During The Jungle trek to El Mirador, you will hike 5 days in the jungle. You will go through the rain-forest to diverse ecosystems and monumental sites of The Mayan Kingdom of Kan, “The Snake Dynasty,” on this guided jungle trek.
Presently, there is no excavated ruin more isolated, more secluded, more truly lost than El Mirador. Discovered only by harvesters, who would wander through gigantic swaths of jungle in search of trees to tap for their natural rubber sap, El Mirador sits abandoned by archaeologists until 1926. Yet it was not until 2003 that investigators really began to work at the site, which sits just four miles south of the Mexican border. Even nowadays, only a minuscule portion of the structures and temples have been excavated.
The reward for those travelers who make the trek is glorious – an opportunity to observe the most extraordinary jewel of Maya culture.
It is not easy to get to El Mirador, because there are no roads or rivers leading to the site, but it is definitely worth the trip. The payoff for those who make the trek is sublime.
It is a chance to see one of the most impressive gems of Mayan culture with sophisticated structures, such as La Danta pyramid. This pyramid has a volume of 2.8 million cubic meters and unique architectural designs.
It has the biggest known pyramid in the Maya world in terms of volume, by various calculations, and virtually the size of the pyramids in Egypt. At its culmination, the once colossal civilization spread over nearly ten miles, emulated only by the equally gigantic and equally abandoned ‘sister’ across the border of Mexico, the Mayan City of Calakmul. With no actual water source and few natural resources, scientists are still dubious how the civilization at El Mirador prosper.
The first day of adventure in El Mirador tour begins with an early morning transfer, by car from Flores Island to Carmelita community where the walk begins. The village of Carmelita is the nearest point to the site that you can get to by car.
After 6 or 8 hours, you will reach the archaeological site called El Tintal, located in a small water reservoir that is located within a protected area, where the camp is installed to rest.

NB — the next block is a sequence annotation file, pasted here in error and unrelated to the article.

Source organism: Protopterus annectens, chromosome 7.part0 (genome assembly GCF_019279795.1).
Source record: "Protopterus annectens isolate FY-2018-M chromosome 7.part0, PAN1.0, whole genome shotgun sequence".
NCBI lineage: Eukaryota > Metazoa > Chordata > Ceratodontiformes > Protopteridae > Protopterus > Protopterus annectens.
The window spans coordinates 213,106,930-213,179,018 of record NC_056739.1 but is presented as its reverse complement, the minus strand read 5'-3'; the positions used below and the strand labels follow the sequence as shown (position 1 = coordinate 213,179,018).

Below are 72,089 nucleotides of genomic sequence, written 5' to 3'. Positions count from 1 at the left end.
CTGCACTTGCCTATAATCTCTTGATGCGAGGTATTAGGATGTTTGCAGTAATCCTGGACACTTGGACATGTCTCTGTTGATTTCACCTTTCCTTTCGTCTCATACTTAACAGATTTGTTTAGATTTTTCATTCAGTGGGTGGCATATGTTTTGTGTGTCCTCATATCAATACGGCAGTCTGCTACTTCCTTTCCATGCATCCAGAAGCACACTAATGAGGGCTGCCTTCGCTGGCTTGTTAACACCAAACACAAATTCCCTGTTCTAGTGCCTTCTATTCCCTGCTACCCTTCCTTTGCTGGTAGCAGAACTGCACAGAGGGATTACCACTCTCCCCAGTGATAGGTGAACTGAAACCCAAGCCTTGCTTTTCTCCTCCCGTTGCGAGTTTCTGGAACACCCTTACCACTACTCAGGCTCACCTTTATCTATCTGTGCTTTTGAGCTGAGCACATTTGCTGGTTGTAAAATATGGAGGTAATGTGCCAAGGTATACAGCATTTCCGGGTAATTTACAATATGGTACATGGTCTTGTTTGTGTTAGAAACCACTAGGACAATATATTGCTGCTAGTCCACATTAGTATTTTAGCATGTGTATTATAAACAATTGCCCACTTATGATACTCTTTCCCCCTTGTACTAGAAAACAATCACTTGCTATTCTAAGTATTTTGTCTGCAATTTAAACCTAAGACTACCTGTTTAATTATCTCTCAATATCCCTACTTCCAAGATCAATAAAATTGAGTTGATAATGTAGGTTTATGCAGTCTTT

On the second day, the hike is restarted for approximately 6 hours. During the trek, you will experience the feeling of being consumed by a jungle so vast as far as the eye can see.
It is so still; yet so alive. The sounds of howler monkeys screaming in the evening and finding fresh jaguar footprints in your way is quite spectacular. The sights, the smells and the hundreds of different species of insects and animals provide a sensory overload.
At the end of the day, you will reach the magestic archaeological site of El Mirador where the camp is installed again. Finally, you should prepare to take a good rest.
Today you will have the time for an exploration walk through El Mirador, known as “The Lost City of the Maya”.
This huge archaeological site is the largest in the Mayan world and is known as the cradle of this civilization. El Mirador (which means “The Lookout”) is in the jungles of northern Guatemala.
It is a vast area of virgin rain-forest and dozens of Mayan ruins, including several large cities with huge structures and many square miles of unrestored mounds and pyramids covered in vegetation.
Today begins the walk back, following the same route. Therefore, you will hike approximately 6 hours until we reach the site of El Tintal, a pre-classic archaeological site that features a sophisticated irrigation system.
This site is still largely not excavated, and here the camp will be installed to spend the night.
Today a walk of 6 to 8 hours to the Carmelita community ends the trek through the Peten jungle. This is a traditional community settled in the heart of the Maya jungle since the early 1900s. The inhabitants of Carmelita live in harmony with the forest.
The community is responsible for the protection, management and conservation of the area. More than 97% of the natural forest is conserved here. A driver will take you back to your hotel in Flores Island.